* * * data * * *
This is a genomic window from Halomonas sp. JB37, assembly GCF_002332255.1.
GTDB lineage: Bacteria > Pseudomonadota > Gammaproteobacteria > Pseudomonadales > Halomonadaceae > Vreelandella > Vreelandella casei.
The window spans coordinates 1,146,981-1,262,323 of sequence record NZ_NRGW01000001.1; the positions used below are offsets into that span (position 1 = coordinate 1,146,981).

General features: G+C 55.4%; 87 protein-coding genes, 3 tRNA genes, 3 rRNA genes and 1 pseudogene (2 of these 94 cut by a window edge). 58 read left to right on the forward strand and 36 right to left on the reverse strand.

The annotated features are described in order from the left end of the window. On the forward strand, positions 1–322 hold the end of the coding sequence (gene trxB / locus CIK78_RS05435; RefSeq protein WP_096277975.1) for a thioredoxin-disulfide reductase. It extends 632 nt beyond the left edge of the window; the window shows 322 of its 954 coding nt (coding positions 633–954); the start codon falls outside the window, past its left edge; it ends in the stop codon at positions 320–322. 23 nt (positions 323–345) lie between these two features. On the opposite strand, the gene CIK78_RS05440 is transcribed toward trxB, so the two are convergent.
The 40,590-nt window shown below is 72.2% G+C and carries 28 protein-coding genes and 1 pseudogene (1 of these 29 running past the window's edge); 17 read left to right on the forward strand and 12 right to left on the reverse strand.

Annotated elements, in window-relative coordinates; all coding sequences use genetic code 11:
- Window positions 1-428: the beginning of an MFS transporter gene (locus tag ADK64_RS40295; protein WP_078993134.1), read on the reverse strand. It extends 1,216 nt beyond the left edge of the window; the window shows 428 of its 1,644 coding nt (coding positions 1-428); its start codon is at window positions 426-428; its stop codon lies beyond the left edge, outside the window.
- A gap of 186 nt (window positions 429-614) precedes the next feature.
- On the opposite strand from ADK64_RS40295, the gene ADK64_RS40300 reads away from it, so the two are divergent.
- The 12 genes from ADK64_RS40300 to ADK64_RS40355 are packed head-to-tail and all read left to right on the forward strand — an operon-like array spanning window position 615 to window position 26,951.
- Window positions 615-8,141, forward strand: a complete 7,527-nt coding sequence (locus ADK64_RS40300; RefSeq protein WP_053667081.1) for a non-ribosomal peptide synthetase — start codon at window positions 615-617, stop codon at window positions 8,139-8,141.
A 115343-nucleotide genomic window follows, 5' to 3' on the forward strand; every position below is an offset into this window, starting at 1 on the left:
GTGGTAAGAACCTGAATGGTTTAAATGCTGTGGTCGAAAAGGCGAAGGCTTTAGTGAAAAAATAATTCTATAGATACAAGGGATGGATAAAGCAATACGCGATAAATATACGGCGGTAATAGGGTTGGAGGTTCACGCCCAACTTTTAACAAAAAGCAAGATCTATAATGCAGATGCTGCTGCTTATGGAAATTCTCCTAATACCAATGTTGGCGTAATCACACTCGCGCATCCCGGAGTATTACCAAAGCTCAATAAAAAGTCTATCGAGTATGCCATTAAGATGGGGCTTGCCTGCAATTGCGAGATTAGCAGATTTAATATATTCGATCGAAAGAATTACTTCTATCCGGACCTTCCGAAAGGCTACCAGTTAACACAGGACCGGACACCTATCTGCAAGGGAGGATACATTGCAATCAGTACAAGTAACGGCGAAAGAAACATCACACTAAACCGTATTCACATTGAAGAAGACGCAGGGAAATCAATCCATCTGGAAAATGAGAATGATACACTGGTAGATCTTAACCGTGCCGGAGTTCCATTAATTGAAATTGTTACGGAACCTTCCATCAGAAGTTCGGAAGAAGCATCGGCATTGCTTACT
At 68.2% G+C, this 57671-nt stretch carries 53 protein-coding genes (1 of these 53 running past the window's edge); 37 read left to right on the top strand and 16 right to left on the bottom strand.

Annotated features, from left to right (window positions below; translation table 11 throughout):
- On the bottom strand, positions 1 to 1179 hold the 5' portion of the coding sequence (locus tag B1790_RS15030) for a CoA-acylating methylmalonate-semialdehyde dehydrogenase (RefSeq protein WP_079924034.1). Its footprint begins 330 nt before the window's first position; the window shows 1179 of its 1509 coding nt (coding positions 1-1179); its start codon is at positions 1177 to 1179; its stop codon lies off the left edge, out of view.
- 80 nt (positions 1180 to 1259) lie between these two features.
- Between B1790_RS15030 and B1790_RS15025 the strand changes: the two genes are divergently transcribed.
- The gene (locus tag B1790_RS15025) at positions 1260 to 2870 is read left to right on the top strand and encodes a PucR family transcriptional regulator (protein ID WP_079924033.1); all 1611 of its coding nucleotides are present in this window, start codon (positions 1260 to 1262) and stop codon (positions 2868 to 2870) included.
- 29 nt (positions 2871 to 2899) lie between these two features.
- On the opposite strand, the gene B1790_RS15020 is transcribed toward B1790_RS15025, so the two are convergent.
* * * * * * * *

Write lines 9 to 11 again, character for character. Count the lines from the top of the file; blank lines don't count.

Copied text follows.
- A gap of 186 nt (window positions 429-614) precedes the next feature.
- On the opposite strand from ADK64_RS40295, the gene ADK64_RS40300 reads away from it, so the two are divergent.
- The 12 genes from ADK64_RS40300 to ADK64_RS40355 are packed head-to-tail and all read left to right on the forward strand — an operon-like array spanning window position 615 to window position 26,951.